It began to dawn on me that they related to each other by poking and jostling and arguing and shouting out. They had settled into a comfortably familiar pattern of behaviour. At certain points in the day things would escalate into a teacher meltdown.  Owen would be banished to the activity area.  Jimmy would be ordered to sit in his usual spot in the corridor. Arran would be moved next to Mrs Wise. A modicum of work would be done, till the next distraction simmered to the boil.

They were in a routine.  It just happened to be the wrong routine, as far as teaching and learning was concerned. It was pupil, rather than teacher, directed.

Threatened with Ofsted and the fear of a fail grade, Mrs Classteacher reacted with ever more desperate strictness.  She stopped liking her pupils. It’s very hard to like a class who threaten your employability. 

The class knew the score and they clearly felt this relieved them of the obligation to pay any heed to her.  There were some individuals who toadied up to her. They must have learnt this to be a useful strategy in dealing with authority figures.  The majority, however, seemed to regard her as just another adult cross they had to bear. 

One day Mrs Classteacher asked me what I thought of her chances regarding the inspection.  I answered as honestly as I could within the bounds of politeness, that they were borderline.  There were certain things commonly happening in class that would lead to a straightforward fail.

She was shocked.  I think she must have been expecting a more positive response.  You can get so used to bad habits that you stop questioning them and the class were little experts in behaviour management.  They had conditioned her into going along with their preferred pattern.

She never spoke to me again. After all, I couldn’t cope with the class myself, so what gave me the right to be so harsh a judge? But observers (and Ofsted inspectors in particular) don’t have to be able to do the job themselves.  That’s one of the reasons practitioners disparage them.  They just have to be able to tick off the required boxes.

Although Mrs Classteacher didn’t speak to me after that, she stopped doing the things I had mentioned.  I often wonder if the crafty old head allocated me to Owen’s class in the hopes of just such an outcome.

My services were suddenly and urgently required in another class.

Lesson 61 Dread and Dismay

Lesson 61 on Confronting the perfect storm

When Ofsted first started inspecting schools in England, the timetable for their visits was published for a year ahead. This meant that schools awaiting inspection had months to prepare and worry.  It was like a menacing thundercloud approaching from the horizon.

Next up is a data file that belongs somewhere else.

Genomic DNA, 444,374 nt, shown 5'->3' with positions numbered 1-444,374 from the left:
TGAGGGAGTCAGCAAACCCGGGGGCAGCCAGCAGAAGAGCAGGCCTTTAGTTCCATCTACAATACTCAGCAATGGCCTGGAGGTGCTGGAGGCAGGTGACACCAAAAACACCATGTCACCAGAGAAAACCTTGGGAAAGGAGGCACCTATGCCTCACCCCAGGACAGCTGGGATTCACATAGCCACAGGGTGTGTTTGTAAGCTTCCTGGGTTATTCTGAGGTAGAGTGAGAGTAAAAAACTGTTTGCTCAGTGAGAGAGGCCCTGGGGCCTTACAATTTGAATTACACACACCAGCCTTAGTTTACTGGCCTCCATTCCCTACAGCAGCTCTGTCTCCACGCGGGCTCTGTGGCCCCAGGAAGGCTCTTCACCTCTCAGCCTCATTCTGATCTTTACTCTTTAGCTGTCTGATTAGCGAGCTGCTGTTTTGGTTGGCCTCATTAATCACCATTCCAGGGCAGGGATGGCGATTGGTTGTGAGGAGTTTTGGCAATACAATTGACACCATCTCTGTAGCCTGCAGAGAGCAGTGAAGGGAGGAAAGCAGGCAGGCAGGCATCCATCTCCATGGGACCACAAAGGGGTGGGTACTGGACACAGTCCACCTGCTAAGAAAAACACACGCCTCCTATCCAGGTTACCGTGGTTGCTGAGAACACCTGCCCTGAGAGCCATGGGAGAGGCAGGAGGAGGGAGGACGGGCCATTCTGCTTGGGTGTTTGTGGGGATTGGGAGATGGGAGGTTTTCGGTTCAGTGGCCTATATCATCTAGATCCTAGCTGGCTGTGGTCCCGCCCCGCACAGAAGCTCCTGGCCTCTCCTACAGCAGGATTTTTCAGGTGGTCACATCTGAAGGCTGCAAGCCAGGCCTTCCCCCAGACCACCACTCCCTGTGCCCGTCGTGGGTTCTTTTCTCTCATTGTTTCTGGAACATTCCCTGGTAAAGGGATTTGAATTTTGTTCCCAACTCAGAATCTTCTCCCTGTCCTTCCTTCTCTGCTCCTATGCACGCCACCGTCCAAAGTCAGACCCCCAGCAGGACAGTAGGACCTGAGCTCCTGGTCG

I was based in a small primary school for the year in which they were scheduled for inspection.  Situated on a bleak, windswept estate,  notorious for petty crime and blighted by unemployment, the school struggled against daunting odds.

The first class where I was working was composed of a disastrous mix of personalities.  Some classes miraculously gel as a group, while others manage to rub along together more or less cooperatively, but a very few just get on each other’s nerves, endlessly bickering and winding each other up.

Owen’s class was one of those.

Owen was the chief disturber of the classroom peace.  He was a master of timing. He would wait until everyone had eventually been settled on the carpet, then he would hit out and/or shout at one of his neighbours, accusing them of some incursion into his space.

The same pattern repeated itself when the class was seated round their tables at the beginning of a lesson. Owen would fall off his chair or knock over the materials for the planned activity.  The class would need to be settled all over again. This was not easy, because most of the others had their own difficulties.

Two of the boys kicked, hit and bit at the least imagined provocation. Another continually begged for attention and assistance, unable to face any task alone, but nobody in the class wanted to work with him. One girl was severely undernourished and continually fell asleep. Another was loudly argumentative.  Yet another lived in a world of her own, humming and singing to herself.

Their poor teacher was beside herself with dread and anxiety. At that time the only recognition given by Ofsted to pupil background was the percentage of pupils on free school meals, but the bottom band for this was set at 50% or more.  In Owen’s school the uptake was over 90%.

No way could I have taught that class. Most mornings there was another classroom assistant as well as me, but even the three of us were hard pressed to cope.  It was a perfect storm.

And with this group, Owen’s teacher had to run the gauntlet of naming and shaming by Ofsted.

No wonder she was driven to despair.

To be continued……..